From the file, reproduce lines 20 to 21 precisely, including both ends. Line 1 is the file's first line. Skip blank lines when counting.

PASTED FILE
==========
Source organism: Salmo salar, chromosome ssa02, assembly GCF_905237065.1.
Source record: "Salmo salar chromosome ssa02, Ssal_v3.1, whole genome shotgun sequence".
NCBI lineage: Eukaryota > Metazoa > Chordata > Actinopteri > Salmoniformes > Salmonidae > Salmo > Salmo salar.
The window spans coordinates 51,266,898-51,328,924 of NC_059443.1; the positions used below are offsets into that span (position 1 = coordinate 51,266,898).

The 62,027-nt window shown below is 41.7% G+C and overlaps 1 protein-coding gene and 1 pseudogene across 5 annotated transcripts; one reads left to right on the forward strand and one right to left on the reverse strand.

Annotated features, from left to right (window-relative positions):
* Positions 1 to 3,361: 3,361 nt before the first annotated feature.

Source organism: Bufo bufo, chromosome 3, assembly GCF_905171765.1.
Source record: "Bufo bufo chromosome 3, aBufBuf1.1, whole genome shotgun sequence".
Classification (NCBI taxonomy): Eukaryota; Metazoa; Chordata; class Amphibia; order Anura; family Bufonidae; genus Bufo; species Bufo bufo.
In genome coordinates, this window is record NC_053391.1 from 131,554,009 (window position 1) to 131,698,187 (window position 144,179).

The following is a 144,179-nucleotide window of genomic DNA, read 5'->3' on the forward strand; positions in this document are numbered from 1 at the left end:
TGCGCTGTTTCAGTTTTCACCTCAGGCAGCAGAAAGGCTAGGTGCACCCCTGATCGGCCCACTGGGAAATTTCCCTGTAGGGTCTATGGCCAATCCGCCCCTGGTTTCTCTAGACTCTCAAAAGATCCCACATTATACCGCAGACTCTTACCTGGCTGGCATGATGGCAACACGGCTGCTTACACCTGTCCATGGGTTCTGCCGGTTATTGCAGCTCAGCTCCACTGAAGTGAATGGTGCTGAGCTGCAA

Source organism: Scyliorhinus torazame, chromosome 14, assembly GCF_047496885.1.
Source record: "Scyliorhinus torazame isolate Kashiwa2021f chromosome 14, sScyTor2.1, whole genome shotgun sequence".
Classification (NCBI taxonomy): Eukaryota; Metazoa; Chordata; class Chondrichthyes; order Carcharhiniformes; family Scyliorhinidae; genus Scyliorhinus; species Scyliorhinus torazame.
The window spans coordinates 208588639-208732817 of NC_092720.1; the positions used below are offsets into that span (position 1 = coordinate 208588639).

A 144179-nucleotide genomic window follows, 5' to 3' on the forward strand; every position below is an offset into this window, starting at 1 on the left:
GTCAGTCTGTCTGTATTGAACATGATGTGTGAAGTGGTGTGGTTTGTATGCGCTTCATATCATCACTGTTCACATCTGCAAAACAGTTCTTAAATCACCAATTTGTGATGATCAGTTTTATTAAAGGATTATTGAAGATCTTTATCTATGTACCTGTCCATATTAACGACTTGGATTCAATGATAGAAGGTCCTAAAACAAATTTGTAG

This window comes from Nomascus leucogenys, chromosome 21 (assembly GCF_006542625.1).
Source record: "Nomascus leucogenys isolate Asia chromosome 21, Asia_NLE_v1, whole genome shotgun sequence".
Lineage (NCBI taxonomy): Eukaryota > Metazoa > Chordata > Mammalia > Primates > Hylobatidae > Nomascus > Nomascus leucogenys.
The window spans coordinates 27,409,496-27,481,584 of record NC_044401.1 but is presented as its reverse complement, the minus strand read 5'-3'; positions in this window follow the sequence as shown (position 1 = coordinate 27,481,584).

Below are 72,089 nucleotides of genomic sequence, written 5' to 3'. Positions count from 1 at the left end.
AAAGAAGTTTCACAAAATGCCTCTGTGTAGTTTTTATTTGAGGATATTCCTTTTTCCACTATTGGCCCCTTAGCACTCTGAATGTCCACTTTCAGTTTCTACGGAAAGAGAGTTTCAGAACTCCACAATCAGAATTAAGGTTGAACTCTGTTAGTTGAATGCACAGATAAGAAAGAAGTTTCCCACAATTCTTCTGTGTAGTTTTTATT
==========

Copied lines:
This window comes from Nomascus leucogenys, chromosome 21 (assembly GCF_006542625.1).
Source record: "Nomascus leucogenys isolate Asia chromosome 21, Asia_NLE_v1, whole genome shotgun sequence".